Malta-licensed online gambling operators broke a record for suspicious transaction reports (STR) in 2019 and are well on pace to break that record this year.
Malta’s Financial Intelligence Action Unit (FIAU) recently released its report on STRs issued last year by remote gaming licensees of the Malta Gaming Authority (MGA). The reports were submitted to the FIAU’s Compliance and Supervision Platform for Assessing Risk (CASPAR), with which all MGA remote licensees are required to register.
The FIAU received 1,445 STRs from online operators in 2019, more than twice the 700 received in 2018, which was itself more than triple the 218 received in 2017. As of May 2020, the FIAU had received 741 STRs, putting the current year on pace to break 2019’s record.
Nearly one-third (32%) of 2019’s STRs were submitted by just three companies, while another 35% were submitted by five different companies. The remaining 33% of STRs were submitted by 72 entities, with 29 online licensees filing one STR apiece. Just over one-quarter (26%) of licensees submitted zero STRs last year.
Nearly half (46%) of STRs were submitted based on transactions that were either unexplained or inconsistent with the known customer profile, featured unusually large deposits, were overly complex, involved chargebacks or there was some mismatch between beneficiaries and the bank accounts into which credits were to be made.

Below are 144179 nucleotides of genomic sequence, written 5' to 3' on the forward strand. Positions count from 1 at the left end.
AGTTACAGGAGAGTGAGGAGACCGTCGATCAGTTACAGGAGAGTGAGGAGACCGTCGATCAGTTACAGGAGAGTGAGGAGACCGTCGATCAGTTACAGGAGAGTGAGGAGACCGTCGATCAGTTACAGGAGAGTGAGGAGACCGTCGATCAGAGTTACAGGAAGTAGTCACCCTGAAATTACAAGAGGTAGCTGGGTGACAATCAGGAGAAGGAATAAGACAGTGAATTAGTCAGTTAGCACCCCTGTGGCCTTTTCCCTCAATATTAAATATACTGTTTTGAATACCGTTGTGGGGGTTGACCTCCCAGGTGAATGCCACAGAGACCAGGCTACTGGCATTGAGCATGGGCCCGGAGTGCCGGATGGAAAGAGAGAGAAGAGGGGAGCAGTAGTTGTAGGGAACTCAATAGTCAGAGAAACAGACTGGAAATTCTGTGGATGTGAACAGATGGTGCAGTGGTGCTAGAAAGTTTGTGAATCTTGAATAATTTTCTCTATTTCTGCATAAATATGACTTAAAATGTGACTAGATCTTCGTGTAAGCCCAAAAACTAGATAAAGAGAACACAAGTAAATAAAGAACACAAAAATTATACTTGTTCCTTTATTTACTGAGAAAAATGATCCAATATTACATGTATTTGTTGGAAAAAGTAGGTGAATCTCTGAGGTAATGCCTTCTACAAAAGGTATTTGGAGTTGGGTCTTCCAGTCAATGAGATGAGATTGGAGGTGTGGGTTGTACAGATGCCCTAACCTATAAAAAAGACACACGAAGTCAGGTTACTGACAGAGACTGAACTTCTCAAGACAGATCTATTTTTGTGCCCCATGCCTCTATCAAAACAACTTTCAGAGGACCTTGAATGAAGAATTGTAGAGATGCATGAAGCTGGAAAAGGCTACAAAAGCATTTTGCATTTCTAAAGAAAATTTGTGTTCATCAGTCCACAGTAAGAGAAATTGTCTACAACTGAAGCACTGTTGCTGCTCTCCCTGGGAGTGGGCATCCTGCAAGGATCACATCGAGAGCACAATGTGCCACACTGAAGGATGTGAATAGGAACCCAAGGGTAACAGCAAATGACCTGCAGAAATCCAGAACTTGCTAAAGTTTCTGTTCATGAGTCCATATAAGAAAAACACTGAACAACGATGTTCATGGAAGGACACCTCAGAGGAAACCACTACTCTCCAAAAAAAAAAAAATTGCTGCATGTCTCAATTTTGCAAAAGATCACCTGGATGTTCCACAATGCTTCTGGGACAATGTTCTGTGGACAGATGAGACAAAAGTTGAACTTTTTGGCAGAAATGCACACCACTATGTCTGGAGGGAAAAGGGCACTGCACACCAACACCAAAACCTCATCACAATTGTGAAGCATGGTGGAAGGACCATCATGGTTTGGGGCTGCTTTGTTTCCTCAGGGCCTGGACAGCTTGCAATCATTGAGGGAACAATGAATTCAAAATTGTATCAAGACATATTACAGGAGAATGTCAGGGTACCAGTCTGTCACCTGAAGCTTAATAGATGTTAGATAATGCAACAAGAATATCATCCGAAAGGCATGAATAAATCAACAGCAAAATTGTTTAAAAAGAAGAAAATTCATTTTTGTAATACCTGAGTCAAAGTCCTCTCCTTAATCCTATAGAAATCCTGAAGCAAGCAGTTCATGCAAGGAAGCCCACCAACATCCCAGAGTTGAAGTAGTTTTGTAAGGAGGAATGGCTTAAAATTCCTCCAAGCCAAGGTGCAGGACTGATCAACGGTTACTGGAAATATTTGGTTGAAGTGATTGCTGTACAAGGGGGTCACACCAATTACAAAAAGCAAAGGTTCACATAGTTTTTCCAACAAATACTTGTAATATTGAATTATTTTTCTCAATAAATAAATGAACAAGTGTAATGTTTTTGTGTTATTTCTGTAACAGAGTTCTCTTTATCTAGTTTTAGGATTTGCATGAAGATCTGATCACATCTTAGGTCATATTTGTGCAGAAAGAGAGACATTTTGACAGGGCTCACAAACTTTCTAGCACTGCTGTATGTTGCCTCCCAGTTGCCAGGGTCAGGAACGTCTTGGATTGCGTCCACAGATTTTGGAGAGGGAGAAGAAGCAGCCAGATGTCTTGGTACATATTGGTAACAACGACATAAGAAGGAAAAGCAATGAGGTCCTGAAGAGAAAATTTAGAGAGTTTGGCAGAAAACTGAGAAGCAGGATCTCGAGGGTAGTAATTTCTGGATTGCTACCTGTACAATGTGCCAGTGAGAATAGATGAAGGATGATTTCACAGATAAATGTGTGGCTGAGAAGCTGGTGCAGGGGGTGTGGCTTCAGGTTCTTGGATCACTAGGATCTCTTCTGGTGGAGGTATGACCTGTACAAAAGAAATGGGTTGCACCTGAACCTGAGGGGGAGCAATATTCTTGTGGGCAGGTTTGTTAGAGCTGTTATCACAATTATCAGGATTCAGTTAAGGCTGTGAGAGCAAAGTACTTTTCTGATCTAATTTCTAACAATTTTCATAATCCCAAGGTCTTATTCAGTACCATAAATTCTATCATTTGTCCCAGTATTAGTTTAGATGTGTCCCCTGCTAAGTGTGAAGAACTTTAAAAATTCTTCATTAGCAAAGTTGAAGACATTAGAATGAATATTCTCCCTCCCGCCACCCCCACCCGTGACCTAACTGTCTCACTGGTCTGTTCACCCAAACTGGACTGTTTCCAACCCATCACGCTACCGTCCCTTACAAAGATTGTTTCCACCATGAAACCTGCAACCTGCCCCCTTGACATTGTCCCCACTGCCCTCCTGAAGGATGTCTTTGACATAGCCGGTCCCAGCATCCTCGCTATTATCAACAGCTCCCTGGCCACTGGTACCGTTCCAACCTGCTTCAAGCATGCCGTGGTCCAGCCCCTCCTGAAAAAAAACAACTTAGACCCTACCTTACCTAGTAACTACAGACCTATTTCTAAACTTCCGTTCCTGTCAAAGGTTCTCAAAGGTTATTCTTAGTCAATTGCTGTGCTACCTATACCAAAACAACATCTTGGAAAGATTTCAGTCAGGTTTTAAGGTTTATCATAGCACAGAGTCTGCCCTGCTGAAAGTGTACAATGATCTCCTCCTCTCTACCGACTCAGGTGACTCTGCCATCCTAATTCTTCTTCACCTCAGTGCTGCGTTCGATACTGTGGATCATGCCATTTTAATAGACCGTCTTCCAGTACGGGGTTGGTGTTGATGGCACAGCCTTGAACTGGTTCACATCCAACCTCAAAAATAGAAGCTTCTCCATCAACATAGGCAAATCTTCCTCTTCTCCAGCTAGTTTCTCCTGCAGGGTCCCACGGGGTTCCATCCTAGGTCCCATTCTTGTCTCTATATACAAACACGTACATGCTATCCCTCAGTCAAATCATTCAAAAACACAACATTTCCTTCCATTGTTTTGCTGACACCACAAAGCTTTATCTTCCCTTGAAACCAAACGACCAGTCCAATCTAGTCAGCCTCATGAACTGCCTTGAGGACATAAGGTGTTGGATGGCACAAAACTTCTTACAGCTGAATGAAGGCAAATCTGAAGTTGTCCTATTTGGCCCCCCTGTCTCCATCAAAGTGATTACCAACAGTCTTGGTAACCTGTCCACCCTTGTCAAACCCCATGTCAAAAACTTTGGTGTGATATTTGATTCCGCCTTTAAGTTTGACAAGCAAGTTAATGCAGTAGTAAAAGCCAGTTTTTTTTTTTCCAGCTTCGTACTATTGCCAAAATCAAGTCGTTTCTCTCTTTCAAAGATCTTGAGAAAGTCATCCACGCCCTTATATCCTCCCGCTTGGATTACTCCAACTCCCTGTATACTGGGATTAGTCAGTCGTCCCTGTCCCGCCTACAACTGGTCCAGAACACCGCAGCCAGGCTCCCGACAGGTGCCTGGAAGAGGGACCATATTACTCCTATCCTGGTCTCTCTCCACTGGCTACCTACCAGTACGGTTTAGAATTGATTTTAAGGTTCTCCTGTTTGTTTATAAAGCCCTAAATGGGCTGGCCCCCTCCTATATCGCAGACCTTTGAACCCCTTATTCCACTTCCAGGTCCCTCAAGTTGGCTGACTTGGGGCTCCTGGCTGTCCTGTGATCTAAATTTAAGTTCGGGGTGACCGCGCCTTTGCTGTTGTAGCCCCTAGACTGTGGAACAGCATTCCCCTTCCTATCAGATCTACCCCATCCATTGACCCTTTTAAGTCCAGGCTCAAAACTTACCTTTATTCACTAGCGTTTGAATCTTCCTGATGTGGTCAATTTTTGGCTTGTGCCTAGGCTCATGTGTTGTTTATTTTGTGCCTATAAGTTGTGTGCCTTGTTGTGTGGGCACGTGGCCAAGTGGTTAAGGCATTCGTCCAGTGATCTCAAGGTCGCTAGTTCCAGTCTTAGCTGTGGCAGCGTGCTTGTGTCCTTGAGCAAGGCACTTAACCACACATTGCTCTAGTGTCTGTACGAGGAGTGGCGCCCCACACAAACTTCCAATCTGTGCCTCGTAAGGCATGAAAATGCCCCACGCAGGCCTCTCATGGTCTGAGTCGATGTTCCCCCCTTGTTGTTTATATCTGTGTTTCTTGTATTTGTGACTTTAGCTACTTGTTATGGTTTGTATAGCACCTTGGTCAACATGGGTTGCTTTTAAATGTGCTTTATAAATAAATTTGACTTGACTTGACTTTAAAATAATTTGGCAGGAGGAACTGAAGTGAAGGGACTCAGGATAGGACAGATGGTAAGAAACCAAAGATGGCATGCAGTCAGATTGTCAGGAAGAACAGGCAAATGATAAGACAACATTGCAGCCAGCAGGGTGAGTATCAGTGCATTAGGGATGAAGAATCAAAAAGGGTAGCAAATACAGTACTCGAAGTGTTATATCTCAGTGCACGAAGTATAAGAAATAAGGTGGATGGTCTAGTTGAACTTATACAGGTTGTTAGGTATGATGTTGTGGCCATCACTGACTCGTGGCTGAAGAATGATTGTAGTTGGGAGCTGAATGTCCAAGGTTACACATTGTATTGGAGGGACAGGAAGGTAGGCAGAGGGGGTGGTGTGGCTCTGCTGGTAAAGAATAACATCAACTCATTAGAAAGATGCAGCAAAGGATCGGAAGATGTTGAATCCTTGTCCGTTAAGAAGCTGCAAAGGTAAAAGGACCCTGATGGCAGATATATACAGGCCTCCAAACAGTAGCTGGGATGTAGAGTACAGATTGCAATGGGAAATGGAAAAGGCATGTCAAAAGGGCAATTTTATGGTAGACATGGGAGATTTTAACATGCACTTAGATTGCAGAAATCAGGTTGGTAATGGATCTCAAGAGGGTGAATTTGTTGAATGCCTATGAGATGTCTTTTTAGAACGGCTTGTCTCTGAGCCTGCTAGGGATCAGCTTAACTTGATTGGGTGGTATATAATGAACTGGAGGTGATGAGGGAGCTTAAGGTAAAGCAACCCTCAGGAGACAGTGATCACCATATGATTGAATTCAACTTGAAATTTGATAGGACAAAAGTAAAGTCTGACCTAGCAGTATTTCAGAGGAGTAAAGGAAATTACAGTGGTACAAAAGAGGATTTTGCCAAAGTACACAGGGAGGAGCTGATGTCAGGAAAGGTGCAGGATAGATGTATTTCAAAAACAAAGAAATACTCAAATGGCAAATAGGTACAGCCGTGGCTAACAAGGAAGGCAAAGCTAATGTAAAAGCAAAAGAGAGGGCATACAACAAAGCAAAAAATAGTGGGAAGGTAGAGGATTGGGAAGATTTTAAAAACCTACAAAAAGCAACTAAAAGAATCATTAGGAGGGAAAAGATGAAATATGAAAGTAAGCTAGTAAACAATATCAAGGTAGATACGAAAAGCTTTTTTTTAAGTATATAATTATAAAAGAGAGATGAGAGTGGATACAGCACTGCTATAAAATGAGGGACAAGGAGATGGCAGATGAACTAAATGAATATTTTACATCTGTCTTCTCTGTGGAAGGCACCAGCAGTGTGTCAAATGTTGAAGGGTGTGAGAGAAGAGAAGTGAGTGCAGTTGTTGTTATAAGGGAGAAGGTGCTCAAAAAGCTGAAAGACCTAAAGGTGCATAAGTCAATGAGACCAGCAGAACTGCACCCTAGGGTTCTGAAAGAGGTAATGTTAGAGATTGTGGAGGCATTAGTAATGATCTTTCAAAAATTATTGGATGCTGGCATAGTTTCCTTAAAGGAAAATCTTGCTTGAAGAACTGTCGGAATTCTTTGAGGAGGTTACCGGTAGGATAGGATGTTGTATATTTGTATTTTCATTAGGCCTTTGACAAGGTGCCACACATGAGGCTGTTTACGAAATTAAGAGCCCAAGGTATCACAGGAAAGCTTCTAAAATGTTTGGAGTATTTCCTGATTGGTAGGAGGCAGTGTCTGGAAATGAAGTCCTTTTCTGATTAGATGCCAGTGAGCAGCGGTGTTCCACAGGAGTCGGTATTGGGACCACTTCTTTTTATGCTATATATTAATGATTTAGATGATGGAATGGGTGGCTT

Customer behavior – becoming uncooperative when asked for details/documentation or abruptly stopping contact – ranked second with 21% of STRs, followed by issues with identification and verification process and documentation (16%). Adverse media (3%) and transfers to or from high-risk jurisdictions (2%) rounded out the top-five.
Around one-third (32%) of STRs involved sums below €10k, while 22% ranged from €100k to €1m. Some 36 STRs involved sums over €1m.
Of the 1,445 STRs received in 2019, the FIAU issued 1,096 spontaneous intelligence reports to its counterparts in other countries. The FIAU said it considers it “more appropriate” to send such notices rather than conduct probes in Malta due to “the strong international element that is evident in most of these cases, with the only link to Malta being the remote gaming account with the Maltese-licensed entity.”